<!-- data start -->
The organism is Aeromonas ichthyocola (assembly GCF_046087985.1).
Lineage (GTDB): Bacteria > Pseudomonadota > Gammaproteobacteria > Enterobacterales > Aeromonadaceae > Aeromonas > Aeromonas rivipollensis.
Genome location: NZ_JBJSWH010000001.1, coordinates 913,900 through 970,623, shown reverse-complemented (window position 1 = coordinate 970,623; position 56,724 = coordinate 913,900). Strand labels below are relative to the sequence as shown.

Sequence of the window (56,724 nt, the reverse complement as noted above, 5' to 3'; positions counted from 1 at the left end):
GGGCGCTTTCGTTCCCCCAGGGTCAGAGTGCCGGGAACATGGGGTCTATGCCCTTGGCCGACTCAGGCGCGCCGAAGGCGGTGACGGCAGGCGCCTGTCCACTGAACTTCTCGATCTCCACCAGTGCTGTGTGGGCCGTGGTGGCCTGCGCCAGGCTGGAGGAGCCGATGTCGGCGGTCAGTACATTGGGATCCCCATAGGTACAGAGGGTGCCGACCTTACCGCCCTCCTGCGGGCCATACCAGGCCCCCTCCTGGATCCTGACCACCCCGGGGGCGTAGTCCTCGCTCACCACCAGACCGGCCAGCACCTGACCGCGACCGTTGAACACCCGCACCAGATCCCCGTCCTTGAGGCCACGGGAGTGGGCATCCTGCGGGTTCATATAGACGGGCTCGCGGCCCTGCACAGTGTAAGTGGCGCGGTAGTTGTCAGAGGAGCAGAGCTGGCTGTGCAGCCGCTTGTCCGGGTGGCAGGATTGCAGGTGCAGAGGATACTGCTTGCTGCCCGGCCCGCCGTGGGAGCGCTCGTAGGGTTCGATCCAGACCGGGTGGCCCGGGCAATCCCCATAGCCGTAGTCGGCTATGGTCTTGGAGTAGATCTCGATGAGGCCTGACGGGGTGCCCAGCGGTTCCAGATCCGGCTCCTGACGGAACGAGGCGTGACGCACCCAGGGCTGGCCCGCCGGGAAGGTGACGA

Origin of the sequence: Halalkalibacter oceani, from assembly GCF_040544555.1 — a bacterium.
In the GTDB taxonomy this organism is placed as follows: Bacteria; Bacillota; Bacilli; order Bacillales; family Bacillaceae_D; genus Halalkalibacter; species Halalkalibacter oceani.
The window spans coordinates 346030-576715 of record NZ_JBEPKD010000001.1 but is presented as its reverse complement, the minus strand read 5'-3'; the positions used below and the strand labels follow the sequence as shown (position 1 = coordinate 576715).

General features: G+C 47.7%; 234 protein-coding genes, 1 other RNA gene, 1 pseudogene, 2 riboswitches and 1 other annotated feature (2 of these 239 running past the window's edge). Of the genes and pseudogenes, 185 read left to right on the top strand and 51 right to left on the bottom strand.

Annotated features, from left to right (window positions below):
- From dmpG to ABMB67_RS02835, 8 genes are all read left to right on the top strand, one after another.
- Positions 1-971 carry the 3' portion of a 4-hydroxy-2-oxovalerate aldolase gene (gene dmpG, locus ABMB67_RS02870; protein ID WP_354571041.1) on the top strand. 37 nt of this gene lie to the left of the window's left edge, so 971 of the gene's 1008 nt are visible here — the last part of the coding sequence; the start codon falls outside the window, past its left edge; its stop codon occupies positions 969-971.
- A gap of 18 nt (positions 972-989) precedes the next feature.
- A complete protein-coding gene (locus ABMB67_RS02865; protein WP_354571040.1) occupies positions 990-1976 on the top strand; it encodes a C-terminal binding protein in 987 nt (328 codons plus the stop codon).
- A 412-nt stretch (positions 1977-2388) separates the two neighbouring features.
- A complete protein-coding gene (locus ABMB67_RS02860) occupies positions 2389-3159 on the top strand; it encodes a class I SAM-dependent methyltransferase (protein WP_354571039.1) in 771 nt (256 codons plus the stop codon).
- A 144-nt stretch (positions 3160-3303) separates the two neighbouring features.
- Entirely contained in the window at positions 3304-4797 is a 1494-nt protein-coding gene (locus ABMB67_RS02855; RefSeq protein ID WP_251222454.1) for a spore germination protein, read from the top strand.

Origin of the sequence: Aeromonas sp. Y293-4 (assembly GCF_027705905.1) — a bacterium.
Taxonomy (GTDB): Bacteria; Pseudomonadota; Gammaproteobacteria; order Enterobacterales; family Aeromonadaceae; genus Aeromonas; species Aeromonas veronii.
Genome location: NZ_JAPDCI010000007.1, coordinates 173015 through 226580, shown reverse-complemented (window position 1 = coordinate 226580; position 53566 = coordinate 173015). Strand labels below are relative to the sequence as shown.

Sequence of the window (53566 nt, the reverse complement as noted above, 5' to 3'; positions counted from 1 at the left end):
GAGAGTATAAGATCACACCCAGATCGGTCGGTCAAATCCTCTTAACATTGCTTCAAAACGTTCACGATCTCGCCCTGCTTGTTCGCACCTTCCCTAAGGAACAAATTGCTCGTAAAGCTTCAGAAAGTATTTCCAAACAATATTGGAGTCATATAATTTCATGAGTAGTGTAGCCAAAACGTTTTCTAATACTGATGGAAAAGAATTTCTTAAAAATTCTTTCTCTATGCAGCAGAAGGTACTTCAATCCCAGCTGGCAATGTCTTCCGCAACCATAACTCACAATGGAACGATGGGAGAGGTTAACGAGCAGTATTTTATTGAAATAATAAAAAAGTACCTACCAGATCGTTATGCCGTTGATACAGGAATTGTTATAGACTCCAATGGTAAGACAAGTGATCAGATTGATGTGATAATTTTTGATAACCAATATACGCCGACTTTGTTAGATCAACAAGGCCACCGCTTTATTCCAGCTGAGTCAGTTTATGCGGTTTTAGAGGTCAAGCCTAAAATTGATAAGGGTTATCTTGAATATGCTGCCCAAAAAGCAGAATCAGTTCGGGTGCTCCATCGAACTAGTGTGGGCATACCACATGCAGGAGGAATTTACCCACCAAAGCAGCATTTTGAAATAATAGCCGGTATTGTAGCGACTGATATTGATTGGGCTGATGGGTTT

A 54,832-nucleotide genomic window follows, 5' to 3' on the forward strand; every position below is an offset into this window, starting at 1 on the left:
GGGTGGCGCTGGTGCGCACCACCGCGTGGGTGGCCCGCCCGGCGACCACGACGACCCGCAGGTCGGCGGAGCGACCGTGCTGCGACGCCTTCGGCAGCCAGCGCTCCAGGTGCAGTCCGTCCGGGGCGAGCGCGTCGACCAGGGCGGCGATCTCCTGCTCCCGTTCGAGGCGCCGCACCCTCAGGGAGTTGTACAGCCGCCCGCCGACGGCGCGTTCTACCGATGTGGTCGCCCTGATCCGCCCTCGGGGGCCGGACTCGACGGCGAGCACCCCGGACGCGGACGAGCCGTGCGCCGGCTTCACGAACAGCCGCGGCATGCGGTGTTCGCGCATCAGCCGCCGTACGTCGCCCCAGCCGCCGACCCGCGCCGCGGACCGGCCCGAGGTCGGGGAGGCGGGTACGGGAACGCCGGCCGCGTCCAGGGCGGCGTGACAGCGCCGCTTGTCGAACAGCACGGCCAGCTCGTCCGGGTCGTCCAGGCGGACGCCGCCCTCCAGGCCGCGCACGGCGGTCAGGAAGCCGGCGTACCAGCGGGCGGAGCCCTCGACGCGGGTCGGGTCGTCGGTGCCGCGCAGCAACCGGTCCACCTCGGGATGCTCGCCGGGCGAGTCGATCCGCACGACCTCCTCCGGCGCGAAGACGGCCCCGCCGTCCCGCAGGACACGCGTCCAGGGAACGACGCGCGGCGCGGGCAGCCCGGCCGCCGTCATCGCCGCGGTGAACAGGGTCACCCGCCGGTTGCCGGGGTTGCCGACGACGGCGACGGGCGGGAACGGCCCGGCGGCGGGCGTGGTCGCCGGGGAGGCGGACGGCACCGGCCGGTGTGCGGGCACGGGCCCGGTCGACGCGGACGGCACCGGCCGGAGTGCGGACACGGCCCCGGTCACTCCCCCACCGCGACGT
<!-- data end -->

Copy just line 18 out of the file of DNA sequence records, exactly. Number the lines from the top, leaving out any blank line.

- Entirely contained in the window at positions 3304-4797 is a 1494-nt protein-coding gene (locus ABMB67_RS02855; RefSeq protein ID WP_251222454.1) for a spore germination protein, read from the top strand.